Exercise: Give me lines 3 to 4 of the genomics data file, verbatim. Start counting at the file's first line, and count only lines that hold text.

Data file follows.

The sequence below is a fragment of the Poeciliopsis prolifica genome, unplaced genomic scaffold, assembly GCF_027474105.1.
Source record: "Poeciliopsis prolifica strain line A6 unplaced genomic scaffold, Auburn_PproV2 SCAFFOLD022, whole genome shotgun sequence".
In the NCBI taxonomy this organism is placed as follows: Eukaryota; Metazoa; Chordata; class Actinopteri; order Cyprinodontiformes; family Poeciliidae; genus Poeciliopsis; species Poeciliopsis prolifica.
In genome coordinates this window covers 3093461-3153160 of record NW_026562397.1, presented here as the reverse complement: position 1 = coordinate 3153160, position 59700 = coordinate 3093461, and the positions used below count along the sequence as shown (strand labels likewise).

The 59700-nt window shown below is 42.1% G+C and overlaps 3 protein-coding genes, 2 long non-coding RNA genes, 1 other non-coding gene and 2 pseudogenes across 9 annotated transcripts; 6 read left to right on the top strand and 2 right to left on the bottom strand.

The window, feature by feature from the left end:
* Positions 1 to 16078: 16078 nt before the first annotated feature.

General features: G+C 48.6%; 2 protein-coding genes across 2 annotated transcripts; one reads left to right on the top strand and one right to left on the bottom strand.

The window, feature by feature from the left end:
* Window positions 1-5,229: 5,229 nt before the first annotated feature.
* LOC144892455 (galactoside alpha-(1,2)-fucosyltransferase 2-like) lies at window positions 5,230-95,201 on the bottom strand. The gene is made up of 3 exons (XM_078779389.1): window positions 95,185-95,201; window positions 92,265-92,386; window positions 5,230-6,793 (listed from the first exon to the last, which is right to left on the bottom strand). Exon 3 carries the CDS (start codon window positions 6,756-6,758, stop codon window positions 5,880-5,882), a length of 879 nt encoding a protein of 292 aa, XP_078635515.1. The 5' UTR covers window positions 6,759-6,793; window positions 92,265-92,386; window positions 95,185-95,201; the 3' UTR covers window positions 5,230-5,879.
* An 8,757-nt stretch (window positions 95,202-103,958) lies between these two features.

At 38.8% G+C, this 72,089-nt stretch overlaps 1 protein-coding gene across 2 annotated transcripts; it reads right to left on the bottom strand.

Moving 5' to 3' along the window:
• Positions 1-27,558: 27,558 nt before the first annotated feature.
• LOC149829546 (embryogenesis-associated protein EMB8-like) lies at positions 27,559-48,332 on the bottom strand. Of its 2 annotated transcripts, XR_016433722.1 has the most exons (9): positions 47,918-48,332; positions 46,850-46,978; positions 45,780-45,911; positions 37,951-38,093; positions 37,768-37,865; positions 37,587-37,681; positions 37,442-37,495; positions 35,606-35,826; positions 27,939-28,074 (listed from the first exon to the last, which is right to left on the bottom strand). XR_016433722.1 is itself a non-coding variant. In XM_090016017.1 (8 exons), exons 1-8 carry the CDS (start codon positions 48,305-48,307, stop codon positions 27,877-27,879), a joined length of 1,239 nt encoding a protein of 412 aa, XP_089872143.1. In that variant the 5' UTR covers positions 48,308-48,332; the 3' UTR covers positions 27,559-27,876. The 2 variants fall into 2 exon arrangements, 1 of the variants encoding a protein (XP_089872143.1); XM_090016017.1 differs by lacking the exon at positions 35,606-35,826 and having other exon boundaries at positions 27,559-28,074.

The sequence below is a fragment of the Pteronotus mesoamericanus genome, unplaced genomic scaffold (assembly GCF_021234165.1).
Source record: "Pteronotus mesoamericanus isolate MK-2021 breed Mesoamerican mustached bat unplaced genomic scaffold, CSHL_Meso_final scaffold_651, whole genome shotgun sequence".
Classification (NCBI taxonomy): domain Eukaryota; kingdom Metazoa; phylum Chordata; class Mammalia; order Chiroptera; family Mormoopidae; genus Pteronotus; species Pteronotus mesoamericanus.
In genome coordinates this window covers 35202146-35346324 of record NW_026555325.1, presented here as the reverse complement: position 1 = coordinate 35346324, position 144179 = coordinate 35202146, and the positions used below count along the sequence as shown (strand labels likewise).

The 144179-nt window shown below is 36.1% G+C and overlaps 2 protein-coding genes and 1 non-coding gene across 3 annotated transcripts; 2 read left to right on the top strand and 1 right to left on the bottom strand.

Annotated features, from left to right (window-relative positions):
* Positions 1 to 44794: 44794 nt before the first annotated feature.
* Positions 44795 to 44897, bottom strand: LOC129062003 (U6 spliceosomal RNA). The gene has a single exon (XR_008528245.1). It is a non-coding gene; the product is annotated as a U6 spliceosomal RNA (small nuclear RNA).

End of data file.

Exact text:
In the NCBI taxonomy this organism is placed as follows: Eukaryota; Metazoa; Chordata; class Actinopteri; order Cyprinodontiformes; family Poeciliidae; genus Poeciliopsis; species Poeciliopsis prolifica.
In genome coordinates this window covers 3093461-3153160 of record NW_026562397.1, presented here as the reverse complement: position 1 = coordinate 3153160, position 59700 = coordinate 3093461, and the positions used below count along the sequence as shown (strand labels likewise).